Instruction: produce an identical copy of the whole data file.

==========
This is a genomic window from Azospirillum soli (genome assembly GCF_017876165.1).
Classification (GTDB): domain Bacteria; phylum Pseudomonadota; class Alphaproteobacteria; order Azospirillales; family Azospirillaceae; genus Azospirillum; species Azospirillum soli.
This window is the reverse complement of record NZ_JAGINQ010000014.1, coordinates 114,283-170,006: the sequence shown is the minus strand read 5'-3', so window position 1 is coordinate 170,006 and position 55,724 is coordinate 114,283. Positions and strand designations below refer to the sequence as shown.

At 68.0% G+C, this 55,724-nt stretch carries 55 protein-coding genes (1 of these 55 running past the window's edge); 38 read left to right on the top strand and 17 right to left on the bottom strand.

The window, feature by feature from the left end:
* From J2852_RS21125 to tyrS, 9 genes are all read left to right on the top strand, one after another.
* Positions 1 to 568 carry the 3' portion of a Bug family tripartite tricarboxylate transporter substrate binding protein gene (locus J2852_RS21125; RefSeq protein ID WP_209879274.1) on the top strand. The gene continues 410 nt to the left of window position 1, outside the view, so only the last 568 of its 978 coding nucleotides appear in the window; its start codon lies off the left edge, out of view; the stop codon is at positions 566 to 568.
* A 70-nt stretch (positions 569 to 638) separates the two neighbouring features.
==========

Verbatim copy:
This is a genomic window from Azospirillum soli (genome assembly GCF_017876165.1).
Classification (GTDB): domain Bacteria; phylum Pseudomonadota; class Alphaproteobacteria; order Azospirillales; family Azospirillaceae; genus Azospirillum; species Azospirillum soli.
This window is the reverse complement of record NZ_JAGINQ010000014.1, coordinates 114,283-170,006: the sequence shown is the minus strand read 5'-3', so window position 1 is coordinate 170,006 and position 55,724 is coordinate 114,283. Positions and strand designations below refer to the sequence as shown.

At 68.0% G+C, this 55,724-nt stretch carries 55 protein-coding genes (1 of these 55 running past the window's edge); 38 read left to right on the top strand and 17 right to left on the bottom strand.

The window, feature by feature from the left end:
* From J2852_RS21125 to tyrS, 9 genes are all read left to right on the top strand, one after another.
* Positions 1 to 568 carry the 3' portion of a Bug family tripartite tricarboxylate transporter substrate binding protein gene (locus J2852_RS21125; RefSeq protein ID WP_209879274.1) on the top strand. The gene continues 410 nt to the left of window position 1, outside the view, so only the last 568 of its 978 coding nucleotides appear in the window; its start codon lies off the left edge, out of view; the stop codon is at positions 566 to 568.
* A 70-nt stretch (positions 569 to 638) separates the two neighbouring features.